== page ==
3. For those individuals who are 60 years or younger, the exempted limit for long term capital gain tax is Rs. 2,50,000 every year.

4. Hindu Undivided Families in India can celebrate this tax exemption if the annual income of the family is under Rs. 2,50,000.

5. For non-residential Indians (NRIs), the exempted limit for long term capital gain tax is flat Rs. 2,50,000 irrespective of the age of the individual.

Individuals are not liable to earn any tax reduction under Section 80C to 80U from long-term capital gains tax in India.

The whole profited amount will be considered as taxable income and will be charged a flat 20% tax under long-term capital gain. There is no minimum exemption limit on the full amount, which makes it vulnerable to large taxes.

Saving Tax on Long-term Capital Gains

Following are the ways you can save taxes on Long term capital gains. You can go through some Schemes, invest in residential property and can even invest in bonds, read all the options in details.

1. The Capital Gain Account Scheme

The capital gain account scheme enables an investor to relish tax exemptions without buying a residential property. The Government of India permits withdrawal of funds from this account to purchase houses and plots only, and if it is withdrawn for any other purposes, the funds have to be utilized within three years of withdrawal.

Otherwise, the total profit amount will be charged in congruence with the long-term capital gain tax rates as acceptable.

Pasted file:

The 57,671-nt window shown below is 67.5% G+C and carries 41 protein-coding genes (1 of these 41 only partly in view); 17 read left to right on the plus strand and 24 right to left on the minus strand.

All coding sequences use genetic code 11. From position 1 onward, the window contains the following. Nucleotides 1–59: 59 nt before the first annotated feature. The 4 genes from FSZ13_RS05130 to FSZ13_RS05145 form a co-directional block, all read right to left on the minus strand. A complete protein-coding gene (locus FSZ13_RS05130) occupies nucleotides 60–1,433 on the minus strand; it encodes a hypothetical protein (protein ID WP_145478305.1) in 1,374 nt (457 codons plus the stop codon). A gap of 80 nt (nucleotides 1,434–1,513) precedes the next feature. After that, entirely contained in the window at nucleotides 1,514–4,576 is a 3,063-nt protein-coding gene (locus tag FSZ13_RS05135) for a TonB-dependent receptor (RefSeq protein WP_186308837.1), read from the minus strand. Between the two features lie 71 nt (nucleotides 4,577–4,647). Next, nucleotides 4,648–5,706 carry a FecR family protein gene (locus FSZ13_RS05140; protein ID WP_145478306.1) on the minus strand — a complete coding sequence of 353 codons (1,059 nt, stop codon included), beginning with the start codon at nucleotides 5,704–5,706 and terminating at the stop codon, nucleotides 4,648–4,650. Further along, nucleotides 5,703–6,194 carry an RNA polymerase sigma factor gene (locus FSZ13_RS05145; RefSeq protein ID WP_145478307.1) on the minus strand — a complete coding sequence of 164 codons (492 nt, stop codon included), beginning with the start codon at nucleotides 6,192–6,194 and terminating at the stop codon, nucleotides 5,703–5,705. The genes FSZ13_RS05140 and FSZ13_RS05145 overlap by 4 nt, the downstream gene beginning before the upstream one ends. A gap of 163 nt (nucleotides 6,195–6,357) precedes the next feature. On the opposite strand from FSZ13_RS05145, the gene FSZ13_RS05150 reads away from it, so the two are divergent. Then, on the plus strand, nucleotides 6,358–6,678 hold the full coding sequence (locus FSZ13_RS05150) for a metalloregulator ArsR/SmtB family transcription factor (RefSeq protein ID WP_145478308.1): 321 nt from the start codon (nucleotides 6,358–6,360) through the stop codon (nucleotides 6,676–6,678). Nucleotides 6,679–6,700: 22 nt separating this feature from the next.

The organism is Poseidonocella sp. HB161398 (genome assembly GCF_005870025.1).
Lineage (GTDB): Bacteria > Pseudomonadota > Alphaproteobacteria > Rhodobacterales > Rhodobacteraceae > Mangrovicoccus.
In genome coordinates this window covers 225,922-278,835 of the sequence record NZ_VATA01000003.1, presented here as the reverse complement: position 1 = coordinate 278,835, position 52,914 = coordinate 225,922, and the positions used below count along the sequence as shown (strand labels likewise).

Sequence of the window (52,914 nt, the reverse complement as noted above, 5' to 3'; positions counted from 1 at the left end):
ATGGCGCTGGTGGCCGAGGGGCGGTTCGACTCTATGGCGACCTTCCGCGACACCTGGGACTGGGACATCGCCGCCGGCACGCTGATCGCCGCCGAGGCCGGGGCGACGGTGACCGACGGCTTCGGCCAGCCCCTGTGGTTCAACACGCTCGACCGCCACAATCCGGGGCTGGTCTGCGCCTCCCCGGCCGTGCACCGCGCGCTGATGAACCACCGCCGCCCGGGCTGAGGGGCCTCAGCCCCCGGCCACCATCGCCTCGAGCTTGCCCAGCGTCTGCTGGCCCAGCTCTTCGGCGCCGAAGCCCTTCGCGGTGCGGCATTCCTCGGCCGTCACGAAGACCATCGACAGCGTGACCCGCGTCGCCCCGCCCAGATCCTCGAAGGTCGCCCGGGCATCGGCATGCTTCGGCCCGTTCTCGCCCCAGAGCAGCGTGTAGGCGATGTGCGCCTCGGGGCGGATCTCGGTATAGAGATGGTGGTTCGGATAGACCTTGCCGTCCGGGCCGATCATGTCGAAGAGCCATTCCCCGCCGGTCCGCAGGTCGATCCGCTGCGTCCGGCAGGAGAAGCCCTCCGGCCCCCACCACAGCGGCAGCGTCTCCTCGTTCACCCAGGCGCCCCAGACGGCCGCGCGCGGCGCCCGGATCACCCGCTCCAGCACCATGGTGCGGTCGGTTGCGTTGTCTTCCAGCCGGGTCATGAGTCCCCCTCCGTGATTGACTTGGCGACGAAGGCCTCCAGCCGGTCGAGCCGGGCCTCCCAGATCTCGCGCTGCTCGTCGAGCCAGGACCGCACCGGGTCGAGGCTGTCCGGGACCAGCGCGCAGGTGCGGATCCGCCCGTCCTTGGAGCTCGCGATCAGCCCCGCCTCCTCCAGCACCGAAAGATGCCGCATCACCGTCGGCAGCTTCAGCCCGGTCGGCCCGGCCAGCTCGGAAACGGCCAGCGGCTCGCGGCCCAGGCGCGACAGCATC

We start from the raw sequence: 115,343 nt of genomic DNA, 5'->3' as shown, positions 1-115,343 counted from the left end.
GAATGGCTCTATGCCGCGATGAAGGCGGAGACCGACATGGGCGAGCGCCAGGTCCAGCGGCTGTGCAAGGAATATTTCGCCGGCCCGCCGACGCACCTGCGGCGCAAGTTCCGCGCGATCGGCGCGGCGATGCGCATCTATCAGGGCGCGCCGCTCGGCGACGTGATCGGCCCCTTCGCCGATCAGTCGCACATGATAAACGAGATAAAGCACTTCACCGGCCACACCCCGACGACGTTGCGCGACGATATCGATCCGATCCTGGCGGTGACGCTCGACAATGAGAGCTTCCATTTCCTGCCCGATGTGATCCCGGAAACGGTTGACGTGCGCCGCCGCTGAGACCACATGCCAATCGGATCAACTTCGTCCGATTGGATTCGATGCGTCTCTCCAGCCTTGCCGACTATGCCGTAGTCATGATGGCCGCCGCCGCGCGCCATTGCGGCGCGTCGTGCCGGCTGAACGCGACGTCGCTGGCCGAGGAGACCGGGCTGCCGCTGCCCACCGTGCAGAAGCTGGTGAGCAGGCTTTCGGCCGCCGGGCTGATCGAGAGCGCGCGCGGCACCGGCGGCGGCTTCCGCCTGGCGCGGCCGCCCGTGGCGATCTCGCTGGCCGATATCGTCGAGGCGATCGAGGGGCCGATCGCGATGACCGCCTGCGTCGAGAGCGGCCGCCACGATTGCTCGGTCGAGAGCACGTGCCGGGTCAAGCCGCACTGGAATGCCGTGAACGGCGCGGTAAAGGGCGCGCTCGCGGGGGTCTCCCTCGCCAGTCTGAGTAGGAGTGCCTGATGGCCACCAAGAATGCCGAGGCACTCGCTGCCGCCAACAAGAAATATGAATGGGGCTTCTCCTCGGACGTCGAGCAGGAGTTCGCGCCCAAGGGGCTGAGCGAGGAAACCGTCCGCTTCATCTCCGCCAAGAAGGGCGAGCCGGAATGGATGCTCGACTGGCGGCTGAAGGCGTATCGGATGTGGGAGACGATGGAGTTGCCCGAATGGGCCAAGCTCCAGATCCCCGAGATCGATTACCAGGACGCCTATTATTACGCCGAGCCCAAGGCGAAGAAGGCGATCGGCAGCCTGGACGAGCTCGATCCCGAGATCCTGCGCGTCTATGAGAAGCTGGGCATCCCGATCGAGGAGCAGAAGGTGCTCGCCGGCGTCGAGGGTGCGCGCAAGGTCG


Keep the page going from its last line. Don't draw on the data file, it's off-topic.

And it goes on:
2. Investing in the bonds

If one wishes to save tax, then he could also follow Section 54EC to save on long-term capital gains tax by transferring the total amount to obtain bonds issued by NHAI and RECL. The list of such bonds is accessible on the official website of the Income Tax Department of India.

3. Investment in residential property

One could also purchase new residential house property to save taxes on long-term capital gains. These exemptions are linked to Section 54 and Section 54F. Under Section 54, an individual or Hindu Undivided Family will surely be exempted from paying long-term capital gains tax in case they sell a built-up house and use the capital gain to buy or build a new residential property. 

The new or fresh property has to be purchased either one year before or two years after the sale of the current or the existing property. If the seller wants to construct a new property, then it must be completed within 3 years after selling the house.

The Bottom Line

The financials of India say that taxes are mandatory for the government. The individuals of India are highly obliged to pay the long list of taxes, whether it’s the income tax, property tax, GST, etc.

Long-term capital gain tax is another tax that has to be paid by individuals who possess capital assets like property, shares, bonds etc. However, individuals can save this tax to an extent if they have proper information about the tax saving options or the tax exemption options. 

So if you are facing difficulties in paying a large amount of long term capital gain tax, then read the above-mentioned points once again and try to minimize your taxes.

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Shristi Jain

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Shristi is the Yuvraj Singh of the Finology team. There is absolutely nothing that she cannot do. From beating the bests in table tennis to starting random Twitter spaces for product teams, she has got everyone's back! While she is a great mother to Finology Ticker, she also likes to write sometimes. As a side job, she likes to roast people.